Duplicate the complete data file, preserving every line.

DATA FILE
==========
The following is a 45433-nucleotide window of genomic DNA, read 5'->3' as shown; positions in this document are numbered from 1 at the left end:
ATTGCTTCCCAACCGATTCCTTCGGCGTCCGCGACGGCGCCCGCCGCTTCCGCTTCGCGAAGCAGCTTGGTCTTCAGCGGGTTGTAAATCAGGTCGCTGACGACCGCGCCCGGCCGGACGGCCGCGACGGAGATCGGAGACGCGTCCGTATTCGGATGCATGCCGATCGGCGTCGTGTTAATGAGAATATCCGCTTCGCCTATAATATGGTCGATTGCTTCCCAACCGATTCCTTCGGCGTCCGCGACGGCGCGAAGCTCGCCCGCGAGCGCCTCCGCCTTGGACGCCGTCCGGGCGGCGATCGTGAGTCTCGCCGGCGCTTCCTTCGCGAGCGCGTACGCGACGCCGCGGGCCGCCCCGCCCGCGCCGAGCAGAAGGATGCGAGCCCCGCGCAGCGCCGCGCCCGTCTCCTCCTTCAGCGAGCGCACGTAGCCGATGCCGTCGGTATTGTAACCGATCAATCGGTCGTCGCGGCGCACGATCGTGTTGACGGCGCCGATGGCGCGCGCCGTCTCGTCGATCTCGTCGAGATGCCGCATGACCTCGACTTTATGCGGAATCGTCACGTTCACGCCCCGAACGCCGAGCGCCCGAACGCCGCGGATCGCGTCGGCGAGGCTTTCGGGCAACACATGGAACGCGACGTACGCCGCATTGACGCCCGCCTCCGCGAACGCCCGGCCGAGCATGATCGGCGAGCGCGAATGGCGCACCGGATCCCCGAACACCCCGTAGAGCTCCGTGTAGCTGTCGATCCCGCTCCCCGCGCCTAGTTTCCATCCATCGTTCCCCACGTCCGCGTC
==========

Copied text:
The following is a 45433-nucleotide window of genomic DNA, read 5'->3' as shown; positions in this document are numbered from 1 at the left end:
ATTGCTTCCCAACCGATTCCTTCGGCGTCCGCGACGGCGCCCGCCGCTTCCGCTTCGCGAAGCAGCTTGGTCTTCAGCGGGTTGTAAATCAGGTCGCTGACGACCGCGCCCGGCCGGACGGCCGCGACGGAGATCGGAGACGCGTCCGTATTCGGATGCATGCCGATCGGCGTCGTGTTAATGAGAATATCCGCTTCGCCTATAATATGGTCGATTGCTTCCCAACCGATTCCTTCGGCGTCCGCGACGGCGCGAAGCTCGCCCGCGAGCGCCTCCGCCTTGGACGCCGTCCGGGCGGCGATCGTGAGTCTCGCCGGCGCTTCCTTCGCGAGCGCGTACGCGACGCCGCGGGCCGCCCCGCCCGCGCCGAGCAGAAGGATGCGAGCCCCGCGCAGCGCCGCGCCCGTCTCCTCCTTCAGCGAGCGCACGTAGCCGATGCCGTCGGTATTGTAACCGATCAATCGGTCGTCGCGGCGCACGATCGTGTTGACGGCGCCGATGGCGCGCGCCGTCTCGTCGATCTCGTCGAGATGCCGCATGACCTCGACTTTATGCGGAATCGTCACGTTCACGCCCCGAACGCCGAGCGCCCGAACGCCGCGGATCGCGTCGGCGAGGCTTTCGGGCAACACATGGAACGCGACGTACGCCGCATTGACGCCCGCCTCCGCGAACGCCCGGCCGAGCATGATCGGCGAGCGCGAATGGCGCACCGGATCCCCGAACACCCCGTAGAGCTCCGTGTAGCTGTCGATCCCGCTCCCCGCGCCTAGTTTCCATCCATCGTTCCCCACGTCCGCGTC